The MPA clearly doesn't want to explain why it didn't deal with Newzbin directly, but Killock thinks that it's really down to time and resources. We ask him if the MPA should have dealt with Newzbin directly, rather than calling for censorship.
'I think that certainly is the ideal situation,' he says. 'I'm not sure how easy that would have been for them, but to be honest I think Newzbin's a bit of an irrelevance – do we really think that it's got so many hundreds of users; do we really think it's such a problem that we absolutely have to engage in website censorship?
'There are other ways of dealing with these problems, including approaching hosts and so on, and no doubt they will claim to have tried some of those, but ultimately they could probably find out who the owners are with a bit of investigation, and they could probably try to deal with that with them direct as individuals who may well be culpable. I think the problem here is that people don't really want to do the legwork; they don't really wish to have to go to the trouble. What they want is an easy way of enforcing copyright that doesn't rely on due process and an actual investigation.'
Shutting down Napster didn't stop music piracy. Will blocking access to Newzbin be any different?
This brings up an interesting question – will the blocking of Newzbin actually help to prevent online copyright infringement? After all, it's not as if the shutting down of Napster stopped people sharing music online. Also, just how much money does the MPA think it's losing as a result of Newzbin, especially when you consider that one pirated film doesn't necessarily equate to one lost sale?
'The film industry as well as other content creators suffer great losses due to piracy,' the MPA said to us. 'The number of titles on offer on Newzbin is vast, so even if there isn't a 1-1 relation, the losses are staggering.' The MPA also points out that 'Newzbin has a turnover exceeding 1 million GBP per year. Since Newzbin applied for bankruptcy, damage proceedings have not been brought, but note as an example that the Swedish court in the PirateBay case awarded several millions in damages to rights holders. It’s not a victimless crime.'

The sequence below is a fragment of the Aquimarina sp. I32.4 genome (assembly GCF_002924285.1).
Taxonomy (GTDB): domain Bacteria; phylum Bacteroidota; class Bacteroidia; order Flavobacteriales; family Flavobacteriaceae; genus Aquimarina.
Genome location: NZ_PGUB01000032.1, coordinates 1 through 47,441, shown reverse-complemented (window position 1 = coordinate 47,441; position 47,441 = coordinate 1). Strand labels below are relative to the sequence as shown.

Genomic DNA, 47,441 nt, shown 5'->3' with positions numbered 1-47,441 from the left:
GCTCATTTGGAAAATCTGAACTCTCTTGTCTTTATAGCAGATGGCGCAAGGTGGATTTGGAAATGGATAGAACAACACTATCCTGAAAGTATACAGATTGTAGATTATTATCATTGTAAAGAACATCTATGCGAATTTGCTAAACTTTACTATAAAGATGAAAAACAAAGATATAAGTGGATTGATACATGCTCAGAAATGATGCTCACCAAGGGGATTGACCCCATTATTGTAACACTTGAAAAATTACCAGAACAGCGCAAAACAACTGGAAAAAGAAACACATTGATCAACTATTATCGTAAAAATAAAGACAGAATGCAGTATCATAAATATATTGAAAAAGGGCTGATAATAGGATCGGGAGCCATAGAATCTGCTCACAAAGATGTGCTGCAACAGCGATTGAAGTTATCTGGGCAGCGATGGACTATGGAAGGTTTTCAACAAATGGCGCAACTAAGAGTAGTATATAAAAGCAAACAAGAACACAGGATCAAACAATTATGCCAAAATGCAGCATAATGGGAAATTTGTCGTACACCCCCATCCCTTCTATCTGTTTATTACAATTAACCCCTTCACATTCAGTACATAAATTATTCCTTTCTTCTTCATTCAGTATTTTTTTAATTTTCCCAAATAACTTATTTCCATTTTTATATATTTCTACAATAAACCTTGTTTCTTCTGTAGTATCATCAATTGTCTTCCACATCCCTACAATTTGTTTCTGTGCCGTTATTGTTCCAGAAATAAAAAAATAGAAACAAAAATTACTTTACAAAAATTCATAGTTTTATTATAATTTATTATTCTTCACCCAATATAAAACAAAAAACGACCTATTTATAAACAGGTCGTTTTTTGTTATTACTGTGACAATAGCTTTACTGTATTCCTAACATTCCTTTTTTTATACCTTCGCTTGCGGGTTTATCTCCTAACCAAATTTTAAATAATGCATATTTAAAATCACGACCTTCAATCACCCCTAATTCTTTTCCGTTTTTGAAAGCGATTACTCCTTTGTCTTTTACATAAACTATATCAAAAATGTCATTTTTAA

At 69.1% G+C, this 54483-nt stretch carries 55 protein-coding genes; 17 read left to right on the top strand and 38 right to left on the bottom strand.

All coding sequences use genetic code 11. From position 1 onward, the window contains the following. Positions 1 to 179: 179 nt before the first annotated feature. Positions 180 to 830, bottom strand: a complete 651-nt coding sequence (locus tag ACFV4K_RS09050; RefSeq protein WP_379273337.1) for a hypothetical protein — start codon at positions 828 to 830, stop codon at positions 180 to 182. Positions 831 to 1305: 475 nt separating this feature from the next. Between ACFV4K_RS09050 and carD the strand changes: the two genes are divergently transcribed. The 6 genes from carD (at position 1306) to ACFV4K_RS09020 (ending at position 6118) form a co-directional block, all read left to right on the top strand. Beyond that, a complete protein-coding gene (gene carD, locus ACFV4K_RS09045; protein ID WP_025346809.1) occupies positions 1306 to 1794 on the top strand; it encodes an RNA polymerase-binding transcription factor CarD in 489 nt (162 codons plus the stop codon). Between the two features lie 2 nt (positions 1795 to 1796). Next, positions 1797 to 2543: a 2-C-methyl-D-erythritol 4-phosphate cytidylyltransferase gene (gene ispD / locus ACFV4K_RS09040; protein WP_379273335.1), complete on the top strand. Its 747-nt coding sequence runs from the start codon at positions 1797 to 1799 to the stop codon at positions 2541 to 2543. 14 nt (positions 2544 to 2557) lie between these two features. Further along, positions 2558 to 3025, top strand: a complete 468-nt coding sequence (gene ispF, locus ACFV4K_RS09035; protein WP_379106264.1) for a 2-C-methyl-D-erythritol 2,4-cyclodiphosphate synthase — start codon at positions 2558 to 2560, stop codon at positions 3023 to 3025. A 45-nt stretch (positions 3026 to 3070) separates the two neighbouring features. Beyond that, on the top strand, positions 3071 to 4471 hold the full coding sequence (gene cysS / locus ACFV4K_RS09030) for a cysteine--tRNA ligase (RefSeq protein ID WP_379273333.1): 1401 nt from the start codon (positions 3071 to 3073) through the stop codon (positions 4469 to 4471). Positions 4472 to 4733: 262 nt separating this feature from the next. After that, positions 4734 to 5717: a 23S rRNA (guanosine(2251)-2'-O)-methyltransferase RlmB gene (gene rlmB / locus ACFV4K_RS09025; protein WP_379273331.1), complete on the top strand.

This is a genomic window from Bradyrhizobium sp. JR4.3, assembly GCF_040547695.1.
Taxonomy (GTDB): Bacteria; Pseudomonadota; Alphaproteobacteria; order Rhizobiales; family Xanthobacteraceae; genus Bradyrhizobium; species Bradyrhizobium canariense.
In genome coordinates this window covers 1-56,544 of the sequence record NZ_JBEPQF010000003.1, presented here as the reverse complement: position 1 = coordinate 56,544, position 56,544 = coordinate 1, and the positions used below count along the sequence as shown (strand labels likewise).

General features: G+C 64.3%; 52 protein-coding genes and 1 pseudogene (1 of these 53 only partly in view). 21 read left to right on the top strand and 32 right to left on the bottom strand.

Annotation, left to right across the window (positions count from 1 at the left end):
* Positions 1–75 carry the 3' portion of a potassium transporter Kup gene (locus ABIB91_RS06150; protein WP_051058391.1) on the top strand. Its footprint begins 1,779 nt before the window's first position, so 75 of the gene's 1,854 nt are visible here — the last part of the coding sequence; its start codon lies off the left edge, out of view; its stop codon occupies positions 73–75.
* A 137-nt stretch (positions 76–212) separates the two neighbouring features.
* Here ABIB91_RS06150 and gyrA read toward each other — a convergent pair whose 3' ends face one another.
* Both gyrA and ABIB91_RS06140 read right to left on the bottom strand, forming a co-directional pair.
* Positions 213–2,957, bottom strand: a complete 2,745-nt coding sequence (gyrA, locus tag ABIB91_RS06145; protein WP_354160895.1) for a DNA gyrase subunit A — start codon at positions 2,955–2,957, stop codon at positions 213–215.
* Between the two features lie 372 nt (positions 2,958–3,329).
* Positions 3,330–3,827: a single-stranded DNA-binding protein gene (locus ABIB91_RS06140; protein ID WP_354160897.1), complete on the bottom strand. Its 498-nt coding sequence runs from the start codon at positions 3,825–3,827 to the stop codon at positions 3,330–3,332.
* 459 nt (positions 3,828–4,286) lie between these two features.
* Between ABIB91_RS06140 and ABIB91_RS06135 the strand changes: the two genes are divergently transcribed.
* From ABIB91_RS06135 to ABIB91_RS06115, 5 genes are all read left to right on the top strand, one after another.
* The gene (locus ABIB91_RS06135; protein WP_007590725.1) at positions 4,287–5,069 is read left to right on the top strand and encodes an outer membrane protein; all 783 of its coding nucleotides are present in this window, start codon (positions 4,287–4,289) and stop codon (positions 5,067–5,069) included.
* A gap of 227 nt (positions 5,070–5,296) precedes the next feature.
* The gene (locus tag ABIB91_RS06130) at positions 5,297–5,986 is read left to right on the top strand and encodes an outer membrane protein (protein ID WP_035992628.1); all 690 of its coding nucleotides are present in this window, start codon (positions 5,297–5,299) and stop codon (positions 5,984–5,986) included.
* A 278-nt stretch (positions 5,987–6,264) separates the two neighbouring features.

Unlike free torrent search facilities such as the PirateBay, which make money via advertising, Newzbin actually charges people to use its service, which complicates the issue further. In addition, the site's owners seeming disregard for copyright makes it difficult to defend.
The MPA points out that the Swedish Court awarded several millions in damages to rights holders following the PirateBay case. The final amount was mocked by the owners of PirateBay in a video following the result
'What Newzbin didn't do, I think, which they should have done, is policing their users a little bit,' says Killock, 'and particularly reacting to complaints when users had posted specific links and advice about how to download such-and-such a film in binary files, or whatever.' We're not looking at a altruistic service that sticks its middle finger up at the man and offers everything to everybody for free – Newzbin is quite clearly profiting directly from online copyright infringement of content that it had no hand in creating.
On the other hand, this shows quite clearly that people are willing to pay money for easily-accessible online content, and we currently have no decent way of doing that with films in the UK. The film industry is still curiously tied to physical media, with complex licensing issues meaning that services such as LoveFilm can't offer the expansive movie back catalogues that people demand. What's more, the legitimate online movie services we do have are nearly always crippled by poor-quality online streaming, or stuttering, low-res files. Blocking access to Newzbin isn't going to change this.